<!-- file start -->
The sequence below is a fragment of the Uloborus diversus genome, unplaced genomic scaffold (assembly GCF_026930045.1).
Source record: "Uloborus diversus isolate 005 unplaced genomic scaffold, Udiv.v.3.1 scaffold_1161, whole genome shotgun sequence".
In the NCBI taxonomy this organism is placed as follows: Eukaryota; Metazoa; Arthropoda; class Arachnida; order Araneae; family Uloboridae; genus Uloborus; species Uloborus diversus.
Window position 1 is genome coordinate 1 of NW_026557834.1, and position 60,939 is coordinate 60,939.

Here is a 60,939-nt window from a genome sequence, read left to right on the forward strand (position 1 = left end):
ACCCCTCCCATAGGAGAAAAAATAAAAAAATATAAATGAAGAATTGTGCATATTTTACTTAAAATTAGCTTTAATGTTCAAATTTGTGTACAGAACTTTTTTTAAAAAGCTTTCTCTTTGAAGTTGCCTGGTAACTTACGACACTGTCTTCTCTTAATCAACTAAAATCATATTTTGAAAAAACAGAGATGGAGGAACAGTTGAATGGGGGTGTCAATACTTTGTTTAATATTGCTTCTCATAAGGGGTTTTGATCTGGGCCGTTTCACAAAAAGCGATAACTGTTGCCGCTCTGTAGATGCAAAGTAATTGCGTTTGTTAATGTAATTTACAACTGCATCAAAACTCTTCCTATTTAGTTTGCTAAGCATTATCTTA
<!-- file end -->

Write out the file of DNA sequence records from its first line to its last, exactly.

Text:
The sequence below is a fragment of the Uloborus diversus genome, unplaced genomic scaffold (assembly GCF_026930045.1).
Source record: "Uloborus diversus isolate 005 unplaced genomic scaffold, Udiv.v.3.1 scaffold_1161, whole genome shotgun sequence".
In the NCBI taxonomy this organism is placed as follows: Eukaryota; Metazoa; Arthropoda; class Arachnida; order Araneae; family Uloboridae; genus Uloborus; species Uloborus diversus.
Window position 1 is genome coordinate 1 of NW_026557834.1, and position 60,939 is coordinate 60,939.

Here is a 60,939-nt window from a genome sequence, read left to right on the forward strand (position 1 = left end):
ACCCCTCCCATAGGAGAAAAAATAAAAAAATATAAATGAAGAATTGTGCATATTTTACTTAAAATTAGCTTTAATGTTCAAATTTGTGTACAGAACTTTTTTTAAAAAGCTTTCTCTTTGAAGTTGCCTGGTAACTTACGACACTGTCTTCTCTTAATCAACTAAAATCATATTTTGAAAAAACAGAGATGGAGGAACAGTTGAATGGGGGTGTCAATACTTTGTTTAATATTGCTTCTCATAAGGGGTTTTGATCTGGGCCGTTTCACAAAAAGCGATAACTGTTGCCGCTCTGTAGATGCAAAGTAATTGCGTTTGTTAATGTAATTTACAACTGCATCAAAACTCTTCCTATTTAGTTTGCTAAGCATTATCTTA